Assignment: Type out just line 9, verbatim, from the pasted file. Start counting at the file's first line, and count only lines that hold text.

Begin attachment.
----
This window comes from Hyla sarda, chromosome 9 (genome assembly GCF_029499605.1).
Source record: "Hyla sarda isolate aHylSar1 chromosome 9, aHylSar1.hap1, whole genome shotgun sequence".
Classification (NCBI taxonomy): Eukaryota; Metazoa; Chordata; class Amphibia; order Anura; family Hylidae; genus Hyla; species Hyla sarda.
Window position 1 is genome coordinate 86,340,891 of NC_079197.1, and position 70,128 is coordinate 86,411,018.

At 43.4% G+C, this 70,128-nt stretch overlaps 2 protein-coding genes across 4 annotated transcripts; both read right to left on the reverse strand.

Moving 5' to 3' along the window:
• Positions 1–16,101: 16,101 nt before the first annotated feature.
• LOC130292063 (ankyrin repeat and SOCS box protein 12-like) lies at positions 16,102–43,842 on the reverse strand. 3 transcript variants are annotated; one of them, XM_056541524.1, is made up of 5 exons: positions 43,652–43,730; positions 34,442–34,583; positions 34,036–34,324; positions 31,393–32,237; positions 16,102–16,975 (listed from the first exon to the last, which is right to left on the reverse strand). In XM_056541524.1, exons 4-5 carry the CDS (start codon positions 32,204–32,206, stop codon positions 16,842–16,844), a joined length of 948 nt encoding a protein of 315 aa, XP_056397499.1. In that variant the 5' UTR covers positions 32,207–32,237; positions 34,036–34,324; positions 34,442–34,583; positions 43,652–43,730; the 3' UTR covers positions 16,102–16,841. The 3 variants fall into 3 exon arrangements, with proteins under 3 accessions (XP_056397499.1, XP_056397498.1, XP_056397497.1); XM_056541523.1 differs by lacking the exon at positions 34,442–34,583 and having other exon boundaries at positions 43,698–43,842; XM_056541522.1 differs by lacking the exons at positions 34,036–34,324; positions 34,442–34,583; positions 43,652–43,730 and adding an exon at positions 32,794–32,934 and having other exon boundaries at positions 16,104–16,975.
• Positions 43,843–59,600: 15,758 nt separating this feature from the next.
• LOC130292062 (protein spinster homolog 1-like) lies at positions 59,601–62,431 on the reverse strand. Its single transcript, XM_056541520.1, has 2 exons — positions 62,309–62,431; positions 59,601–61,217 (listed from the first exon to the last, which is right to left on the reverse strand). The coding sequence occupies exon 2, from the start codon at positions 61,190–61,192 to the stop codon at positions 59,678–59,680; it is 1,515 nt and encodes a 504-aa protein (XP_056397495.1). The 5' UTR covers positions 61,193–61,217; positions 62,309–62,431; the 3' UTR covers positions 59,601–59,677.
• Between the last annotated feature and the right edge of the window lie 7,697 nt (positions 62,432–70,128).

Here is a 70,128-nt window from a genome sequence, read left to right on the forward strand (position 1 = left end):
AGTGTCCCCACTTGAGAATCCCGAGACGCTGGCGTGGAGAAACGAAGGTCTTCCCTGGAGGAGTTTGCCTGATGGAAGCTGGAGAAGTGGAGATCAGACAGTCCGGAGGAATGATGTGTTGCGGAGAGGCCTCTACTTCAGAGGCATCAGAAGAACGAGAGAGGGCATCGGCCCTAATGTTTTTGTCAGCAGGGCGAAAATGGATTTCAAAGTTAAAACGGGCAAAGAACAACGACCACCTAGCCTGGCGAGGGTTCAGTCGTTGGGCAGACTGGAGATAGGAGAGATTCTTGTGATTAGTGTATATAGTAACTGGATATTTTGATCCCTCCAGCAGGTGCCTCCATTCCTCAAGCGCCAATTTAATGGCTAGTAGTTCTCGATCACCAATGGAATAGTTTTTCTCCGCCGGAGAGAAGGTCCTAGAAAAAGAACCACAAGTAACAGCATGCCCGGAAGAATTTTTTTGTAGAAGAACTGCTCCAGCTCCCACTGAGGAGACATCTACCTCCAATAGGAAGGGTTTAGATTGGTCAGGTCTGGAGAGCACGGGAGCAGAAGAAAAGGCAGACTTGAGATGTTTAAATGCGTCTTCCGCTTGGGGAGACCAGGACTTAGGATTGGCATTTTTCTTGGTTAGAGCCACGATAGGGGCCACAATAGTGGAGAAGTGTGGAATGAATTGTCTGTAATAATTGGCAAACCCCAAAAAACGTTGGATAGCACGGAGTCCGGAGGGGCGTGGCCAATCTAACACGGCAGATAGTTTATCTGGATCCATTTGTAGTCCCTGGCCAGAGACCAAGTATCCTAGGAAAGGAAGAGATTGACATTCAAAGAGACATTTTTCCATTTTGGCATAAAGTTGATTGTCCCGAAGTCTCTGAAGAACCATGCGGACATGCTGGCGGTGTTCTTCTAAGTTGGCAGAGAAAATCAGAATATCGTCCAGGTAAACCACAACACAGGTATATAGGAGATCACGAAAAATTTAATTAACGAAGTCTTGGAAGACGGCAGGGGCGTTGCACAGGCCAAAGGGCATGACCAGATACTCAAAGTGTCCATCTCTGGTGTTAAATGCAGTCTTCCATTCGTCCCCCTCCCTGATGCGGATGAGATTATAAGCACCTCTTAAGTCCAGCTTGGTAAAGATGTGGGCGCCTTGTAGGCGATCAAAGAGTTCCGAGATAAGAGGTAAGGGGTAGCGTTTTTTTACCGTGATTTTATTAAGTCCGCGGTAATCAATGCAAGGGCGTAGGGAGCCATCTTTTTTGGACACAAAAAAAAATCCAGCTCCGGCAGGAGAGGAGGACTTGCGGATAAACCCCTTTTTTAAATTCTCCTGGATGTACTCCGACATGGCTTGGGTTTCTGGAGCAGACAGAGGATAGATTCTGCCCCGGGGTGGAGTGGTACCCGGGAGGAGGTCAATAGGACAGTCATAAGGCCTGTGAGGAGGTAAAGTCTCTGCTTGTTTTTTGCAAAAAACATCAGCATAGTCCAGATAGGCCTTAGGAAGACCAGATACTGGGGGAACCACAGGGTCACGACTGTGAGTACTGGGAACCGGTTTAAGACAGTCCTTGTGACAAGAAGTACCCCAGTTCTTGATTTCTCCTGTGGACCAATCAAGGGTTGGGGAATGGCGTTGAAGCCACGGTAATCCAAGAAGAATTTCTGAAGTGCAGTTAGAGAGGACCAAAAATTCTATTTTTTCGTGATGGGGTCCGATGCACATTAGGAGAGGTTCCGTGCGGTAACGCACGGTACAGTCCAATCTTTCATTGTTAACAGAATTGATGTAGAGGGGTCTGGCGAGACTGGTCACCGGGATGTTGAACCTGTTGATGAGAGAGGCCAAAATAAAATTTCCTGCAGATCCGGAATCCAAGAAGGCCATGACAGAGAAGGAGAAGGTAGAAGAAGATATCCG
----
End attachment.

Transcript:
• Positions 43,843–59,600: 15,758 nt separating this feature from the next.